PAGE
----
Blueberry plants are flowering bushes that produce sweet-tasting blue-purple berries. The plant requires acidic soil for growth and fruit production. Propagate blueberry bushes to produce additional plants by taking softwood stem cuttings in late spring to early summer when the new growth is still tender. Take cuttings from the healthiest plants for best results during the propagation and rooting process.
Disinfect your cutting tools with a solution of nine parts water and one part bleach before cutting stems from the blueberry bush. Let the tool dry before using.
Cut a 6-inch softwood stem section from the blueberry bush with a sharp knife. Take softwood cuttings from current-year growth that is beginning to mature and will snap and break when bent. Wrap the cuttings in a damp paper towel and place them in a plastic bag to prevent them from drying.
Combine equal portions of sterile peat moss, course sand and perlite into a rooting medium. Lightly moisten with water and fill into a rooting tray.
Remove the leaves from the bottom half of the cutting by hand. Dip the cut end of the blueberry cutting in powdered rooting hormone and gently tap to remove excess. Stick the cut end into the rooting medium to a depth of 3 inches.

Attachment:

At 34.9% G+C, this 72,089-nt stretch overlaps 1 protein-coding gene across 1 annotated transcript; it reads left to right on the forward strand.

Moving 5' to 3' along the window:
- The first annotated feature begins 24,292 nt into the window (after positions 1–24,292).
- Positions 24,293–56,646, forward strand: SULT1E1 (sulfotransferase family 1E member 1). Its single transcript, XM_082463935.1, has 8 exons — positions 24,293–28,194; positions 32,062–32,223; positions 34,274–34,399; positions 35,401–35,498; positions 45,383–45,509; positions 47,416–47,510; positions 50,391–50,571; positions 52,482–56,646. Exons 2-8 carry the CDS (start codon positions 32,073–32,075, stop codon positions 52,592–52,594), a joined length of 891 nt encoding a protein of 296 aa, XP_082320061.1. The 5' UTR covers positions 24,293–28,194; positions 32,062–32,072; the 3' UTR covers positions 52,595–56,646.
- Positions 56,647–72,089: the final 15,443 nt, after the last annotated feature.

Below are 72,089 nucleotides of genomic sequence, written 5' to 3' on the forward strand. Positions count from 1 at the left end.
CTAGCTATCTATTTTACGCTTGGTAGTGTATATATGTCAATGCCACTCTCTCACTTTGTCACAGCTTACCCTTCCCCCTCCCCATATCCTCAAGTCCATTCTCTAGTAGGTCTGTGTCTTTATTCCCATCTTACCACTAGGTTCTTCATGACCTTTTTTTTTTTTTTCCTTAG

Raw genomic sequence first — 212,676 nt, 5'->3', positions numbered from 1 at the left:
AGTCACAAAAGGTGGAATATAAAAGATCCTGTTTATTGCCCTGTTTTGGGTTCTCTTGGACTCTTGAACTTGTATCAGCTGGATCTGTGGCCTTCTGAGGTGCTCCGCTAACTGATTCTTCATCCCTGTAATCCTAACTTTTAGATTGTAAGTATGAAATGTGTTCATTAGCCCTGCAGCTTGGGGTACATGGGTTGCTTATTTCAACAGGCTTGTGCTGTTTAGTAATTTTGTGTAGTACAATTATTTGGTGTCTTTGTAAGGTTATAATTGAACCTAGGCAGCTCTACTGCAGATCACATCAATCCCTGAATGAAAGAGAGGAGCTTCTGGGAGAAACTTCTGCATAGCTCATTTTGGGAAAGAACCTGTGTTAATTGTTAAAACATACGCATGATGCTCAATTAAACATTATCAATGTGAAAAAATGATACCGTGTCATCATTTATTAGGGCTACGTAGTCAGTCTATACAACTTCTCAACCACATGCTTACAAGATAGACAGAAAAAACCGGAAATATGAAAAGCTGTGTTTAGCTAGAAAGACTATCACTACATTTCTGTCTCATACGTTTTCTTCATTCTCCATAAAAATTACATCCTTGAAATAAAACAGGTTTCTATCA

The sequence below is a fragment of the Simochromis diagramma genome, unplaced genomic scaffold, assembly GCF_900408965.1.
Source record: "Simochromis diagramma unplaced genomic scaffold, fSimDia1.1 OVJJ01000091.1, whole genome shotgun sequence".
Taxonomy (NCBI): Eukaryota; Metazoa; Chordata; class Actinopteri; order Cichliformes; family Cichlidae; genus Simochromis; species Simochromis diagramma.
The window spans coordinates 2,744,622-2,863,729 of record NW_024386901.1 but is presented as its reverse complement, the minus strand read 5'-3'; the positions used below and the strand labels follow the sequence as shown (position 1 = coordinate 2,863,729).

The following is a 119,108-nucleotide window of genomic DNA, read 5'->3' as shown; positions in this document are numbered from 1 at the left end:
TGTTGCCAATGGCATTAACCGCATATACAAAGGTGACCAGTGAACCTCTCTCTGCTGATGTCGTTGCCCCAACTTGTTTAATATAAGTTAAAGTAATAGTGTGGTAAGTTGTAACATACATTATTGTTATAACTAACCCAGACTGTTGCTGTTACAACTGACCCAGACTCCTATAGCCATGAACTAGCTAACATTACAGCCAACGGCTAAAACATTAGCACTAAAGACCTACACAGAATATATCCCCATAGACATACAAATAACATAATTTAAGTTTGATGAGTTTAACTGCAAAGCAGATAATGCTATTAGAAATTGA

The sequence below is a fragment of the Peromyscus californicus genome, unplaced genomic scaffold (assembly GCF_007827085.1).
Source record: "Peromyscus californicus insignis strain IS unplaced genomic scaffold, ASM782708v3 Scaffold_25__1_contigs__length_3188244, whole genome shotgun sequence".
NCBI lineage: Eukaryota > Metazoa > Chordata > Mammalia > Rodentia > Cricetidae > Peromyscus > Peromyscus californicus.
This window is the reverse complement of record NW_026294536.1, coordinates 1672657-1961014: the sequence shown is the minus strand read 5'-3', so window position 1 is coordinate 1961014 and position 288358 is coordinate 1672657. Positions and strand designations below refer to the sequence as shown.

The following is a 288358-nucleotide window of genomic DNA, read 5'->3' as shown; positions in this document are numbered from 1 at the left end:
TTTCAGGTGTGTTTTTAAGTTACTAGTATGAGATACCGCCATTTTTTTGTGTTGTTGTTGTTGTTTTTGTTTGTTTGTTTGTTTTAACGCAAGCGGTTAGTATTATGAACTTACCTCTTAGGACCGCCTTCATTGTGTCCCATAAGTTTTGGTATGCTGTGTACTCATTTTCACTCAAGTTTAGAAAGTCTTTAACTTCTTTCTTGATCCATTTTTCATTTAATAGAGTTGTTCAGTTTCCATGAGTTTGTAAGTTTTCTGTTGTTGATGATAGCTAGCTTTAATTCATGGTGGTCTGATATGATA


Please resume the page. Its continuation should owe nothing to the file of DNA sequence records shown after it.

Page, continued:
Mist the blueberry cuttings and rooting medium with the water mister and cover the tray with a clear plastic bag. Place the tray in a warm location that has indirect sunlight until the roots form. Open the plastic bag each day to fresh the air inside the bag and mist the cuttings with water.
Pull on the cuttings after four weeks of growth to see if there is resistance from root formation. Transplant the cuttings into 3-inch individual growing containers filled with sterile potting soil once the roots reach 1 inch long.
Grow the cuttings in an indoor environment for the first year of growth. Transplant the cuttings outdoors the following spring once the risk of frost has passed.